Another ascent and then the rain stopped. For a moment ourflight became steady and fairly quiet. Then came a pounding on the roof and thewalls of the helicopter. It sounded like someone was beating the helicopterwith a baseball bat.
"What is that?" I shouted at Venetra.
"Hail," she said. "That's hail."
We sat there, wedged in place, while all around us the metalseemed alive with the force of pounding rocks. I looked back down at mypatient. I had no way to listen for breathing sounds, so I had to trust thatthe tube was in place. As I pumped air, it seemed his color was better. Hispulse stayed rock steady at 75.
Suddenly the helicopter lit up as if it were on fire. Anexplosion, I thought. We've exploded. Then I thought, that can't be, I'm stillalive. I looked out the window.
"Lightning," Venetra said.
The intercom buzzed again. "Hang on," Skip shoutedto us. "I think we're through the worst of it." And then, as suddenlyas it started, the helicopter stopped bouncing around and settled into itscustomary glide. We broke free from the gray clouds, and the helicopter filledwith evening sunlight.
The patient's heart rate was 75.
When we landed, Skip stepped out of the helicopter, lookingshaken and pale. He stood at the edge of the helicopter pad, smoking acigarette, his head bowed, as if in prayer. When he looked up at me, he waswearing the same expression I had seen on doctors who had just lost patientsthey didn't expect to lose.
"I pushed the weather," he muttered as I pattedhis shoulder. "I can't believe how I pushed the weather."
"Well, we made it," I told him. "It's a happyending...."
And there was another happy ending. Mr. Prodham responded totherapy, the liver failure reversed itself, and his kidneys perked up enoughfor him not to need dialysis. I stopped by the ICU every day to see how he wasdoing. His wife was always sitting there, holding his hand. One day I found heralone in the waiting room, crying because her husband was doing well enough tobe taken off the ventilator.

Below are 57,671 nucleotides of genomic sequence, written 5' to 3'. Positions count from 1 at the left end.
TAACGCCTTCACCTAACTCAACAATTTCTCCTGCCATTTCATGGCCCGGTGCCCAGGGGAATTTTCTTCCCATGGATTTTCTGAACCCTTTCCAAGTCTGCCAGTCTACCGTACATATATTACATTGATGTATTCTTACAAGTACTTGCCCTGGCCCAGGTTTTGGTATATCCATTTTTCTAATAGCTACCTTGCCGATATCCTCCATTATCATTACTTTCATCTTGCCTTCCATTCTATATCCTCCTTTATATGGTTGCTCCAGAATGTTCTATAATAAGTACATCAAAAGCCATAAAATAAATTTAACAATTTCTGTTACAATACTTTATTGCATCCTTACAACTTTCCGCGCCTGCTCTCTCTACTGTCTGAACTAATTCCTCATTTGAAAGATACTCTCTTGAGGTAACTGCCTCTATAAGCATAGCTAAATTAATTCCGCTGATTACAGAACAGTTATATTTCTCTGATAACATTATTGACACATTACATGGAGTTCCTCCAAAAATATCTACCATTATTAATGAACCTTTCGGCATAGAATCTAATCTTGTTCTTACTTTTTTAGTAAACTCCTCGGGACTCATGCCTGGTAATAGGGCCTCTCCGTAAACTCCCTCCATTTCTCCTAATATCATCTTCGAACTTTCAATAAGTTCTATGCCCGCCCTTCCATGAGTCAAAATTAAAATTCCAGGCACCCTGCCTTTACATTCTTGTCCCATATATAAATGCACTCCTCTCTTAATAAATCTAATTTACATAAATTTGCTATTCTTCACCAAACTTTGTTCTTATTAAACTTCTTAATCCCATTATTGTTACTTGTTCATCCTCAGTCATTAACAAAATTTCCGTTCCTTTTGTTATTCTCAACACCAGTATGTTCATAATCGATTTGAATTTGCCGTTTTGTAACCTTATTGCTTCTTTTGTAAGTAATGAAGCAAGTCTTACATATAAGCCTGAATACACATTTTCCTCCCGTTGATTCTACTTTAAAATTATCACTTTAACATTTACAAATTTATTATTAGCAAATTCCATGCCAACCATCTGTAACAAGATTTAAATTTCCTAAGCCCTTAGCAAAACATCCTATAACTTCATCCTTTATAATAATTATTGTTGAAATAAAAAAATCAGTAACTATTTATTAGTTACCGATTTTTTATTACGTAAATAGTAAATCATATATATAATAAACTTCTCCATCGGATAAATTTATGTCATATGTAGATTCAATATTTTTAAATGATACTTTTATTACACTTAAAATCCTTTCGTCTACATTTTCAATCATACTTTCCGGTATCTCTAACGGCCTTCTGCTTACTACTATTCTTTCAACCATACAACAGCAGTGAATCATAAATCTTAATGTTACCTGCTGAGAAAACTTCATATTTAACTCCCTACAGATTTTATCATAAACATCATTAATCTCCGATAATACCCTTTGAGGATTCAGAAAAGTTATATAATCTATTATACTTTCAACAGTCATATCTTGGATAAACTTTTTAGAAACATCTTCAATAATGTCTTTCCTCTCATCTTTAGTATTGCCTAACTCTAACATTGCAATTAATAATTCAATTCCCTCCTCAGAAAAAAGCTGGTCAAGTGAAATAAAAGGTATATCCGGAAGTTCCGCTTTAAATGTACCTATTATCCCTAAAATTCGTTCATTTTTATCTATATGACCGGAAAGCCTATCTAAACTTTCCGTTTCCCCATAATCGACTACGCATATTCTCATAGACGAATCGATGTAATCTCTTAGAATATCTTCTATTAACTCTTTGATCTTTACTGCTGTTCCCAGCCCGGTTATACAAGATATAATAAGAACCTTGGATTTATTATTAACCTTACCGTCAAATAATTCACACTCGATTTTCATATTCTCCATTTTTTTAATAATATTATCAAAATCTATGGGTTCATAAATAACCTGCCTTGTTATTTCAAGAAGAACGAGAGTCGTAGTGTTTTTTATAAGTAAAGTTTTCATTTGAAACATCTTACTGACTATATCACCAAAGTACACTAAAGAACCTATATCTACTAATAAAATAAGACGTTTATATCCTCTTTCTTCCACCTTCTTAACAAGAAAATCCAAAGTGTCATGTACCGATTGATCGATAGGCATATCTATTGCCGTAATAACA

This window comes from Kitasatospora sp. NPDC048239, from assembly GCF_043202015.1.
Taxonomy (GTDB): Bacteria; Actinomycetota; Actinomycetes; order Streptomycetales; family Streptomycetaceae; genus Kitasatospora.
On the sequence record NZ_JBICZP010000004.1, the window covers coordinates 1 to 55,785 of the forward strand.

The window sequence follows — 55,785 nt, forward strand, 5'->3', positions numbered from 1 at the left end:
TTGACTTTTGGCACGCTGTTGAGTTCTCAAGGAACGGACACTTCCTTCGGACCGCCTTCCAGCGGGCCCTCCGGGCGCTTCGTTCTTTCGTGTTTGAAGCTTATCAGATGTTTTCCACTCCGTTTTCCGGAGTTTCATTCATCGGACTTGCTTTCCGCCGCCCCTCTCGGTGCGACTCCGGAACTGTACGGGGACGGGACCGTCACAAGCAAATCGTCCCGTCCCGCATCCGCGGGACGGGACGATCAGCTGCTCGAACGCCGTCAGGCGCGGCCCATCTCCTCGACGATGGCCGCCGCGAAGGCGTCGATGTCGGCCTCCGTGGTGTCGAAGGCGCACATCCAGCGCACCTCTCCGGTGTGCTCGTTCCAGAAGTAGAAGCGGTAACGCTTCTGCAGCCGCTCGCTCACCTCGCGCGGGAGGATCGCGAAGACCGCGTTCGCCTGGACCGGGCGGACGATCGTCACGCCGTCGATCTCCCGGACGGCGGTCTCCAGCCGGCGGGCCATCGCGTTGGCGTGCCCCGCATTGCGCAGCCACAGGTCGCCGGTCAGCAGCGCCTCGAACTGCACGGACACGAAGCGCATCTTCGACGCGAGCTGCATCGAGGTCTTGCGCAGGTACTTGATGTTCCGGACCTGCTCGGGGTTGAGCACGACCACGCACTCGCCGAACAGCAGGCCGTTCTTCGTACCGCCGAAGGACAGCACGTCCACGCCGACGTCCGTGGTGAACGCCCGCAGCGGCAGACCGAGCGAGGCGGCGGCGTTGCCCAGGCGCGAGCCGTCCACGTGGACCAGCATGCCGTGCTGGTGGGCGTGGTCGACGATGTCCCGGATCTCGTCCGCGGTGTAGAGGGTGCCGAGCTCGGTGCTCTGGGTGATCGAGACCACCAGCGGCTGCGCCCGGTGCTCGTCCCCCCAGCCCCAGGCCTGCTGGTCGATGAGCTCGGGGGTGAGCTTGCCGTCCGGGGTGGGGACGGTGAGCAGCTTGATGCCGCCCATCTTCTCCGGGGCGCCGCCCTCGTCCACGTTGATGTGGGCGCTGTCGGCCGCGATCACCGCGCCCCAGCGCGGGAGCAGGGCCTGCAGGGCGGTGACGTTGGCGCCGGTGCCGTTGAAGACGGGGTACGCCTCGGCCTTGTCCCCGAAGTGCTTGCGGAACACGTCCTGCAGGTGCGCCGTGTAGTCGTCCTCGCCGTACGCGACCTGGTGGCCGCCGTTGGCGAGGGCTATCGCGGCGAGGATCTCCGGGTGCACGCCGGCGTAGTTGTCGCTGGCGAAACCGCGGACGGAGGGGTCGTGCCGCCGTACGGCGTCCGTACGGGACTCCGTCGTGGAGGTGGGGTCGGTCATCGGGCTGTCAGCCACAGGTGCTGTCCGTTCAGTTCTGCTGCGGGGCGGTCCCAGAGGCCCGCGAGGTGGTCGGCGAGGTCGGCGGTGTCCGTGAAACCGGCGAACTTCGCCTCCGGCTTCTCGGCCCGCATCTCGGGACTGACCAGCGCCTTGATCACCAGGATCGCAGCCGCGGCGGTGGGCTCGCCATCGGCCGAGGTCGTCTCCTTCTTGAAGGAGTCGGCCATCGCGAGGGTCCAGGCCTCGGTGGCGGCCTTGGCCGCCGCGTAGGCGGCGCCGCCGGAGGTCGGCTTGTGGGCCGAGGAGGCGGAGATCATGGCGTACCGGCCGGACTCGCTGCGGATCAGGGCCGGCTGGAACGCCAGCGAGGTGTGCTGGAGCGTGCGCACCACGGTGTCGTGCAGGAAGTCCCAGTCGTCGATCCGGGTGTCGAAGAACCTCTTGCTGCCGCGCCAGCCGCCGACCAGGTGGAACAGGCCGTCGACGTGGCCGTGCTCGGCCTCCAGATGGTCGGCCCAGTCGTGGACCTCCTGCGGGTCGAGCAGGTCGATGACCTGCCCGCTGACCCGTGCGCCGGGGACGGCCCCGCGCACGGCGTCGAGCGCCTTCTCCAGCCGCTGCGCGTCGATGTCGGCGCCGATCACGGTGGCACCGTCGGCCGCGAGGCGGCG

"It's a miracle," she said, gripping my hand."All this has been a miracle."
"Yes, yes," I said, squeezing her hand in return.I didn't tell her that during our wild ride I saw no evidence of a miracle.Just fear, hard work, and--well--maybe a little divine nudge to the elbowduring the intubation.
Or maybe that's not true. Maybe something did hint at themiraculous. It was at the end of the flight, after we had cleared the clouds.First it was sunset, but as we flew east the sunlight disappeared, and it wasnearly night when we got back to the city. We were flying at about 1,000 feet,and at that height you could see the grid of streets below, lined withdollhouses and marked by streetlights. The lights were laid out before us,brighter and brighter until they formed a solid mass of light that edged theblack ocean. The skyscrapers were to the north and they, too, were marked outonly by light. The real buildings, the steel and concrete, were asinsubstantial as the night.
As I gazed out across the city, I wondered if Vietnam feltlike this: you rode like bats out of hell, through the land of death anddestruction, suffering everywhere you looked, until at some moment, after youbroke free from the ground fire, you'd see as you looked all around you howbeautiful the night sky was.
PAMELA GRIM (Vital Signs, page 44) is an emergency medicinephysician and a research scientist in Cleveland."In the ER, you never know if you've done the right thing," saysGrim. "You come home and think, `Should I have done this? Should I havedone that?' In my stories, I'm not the hero."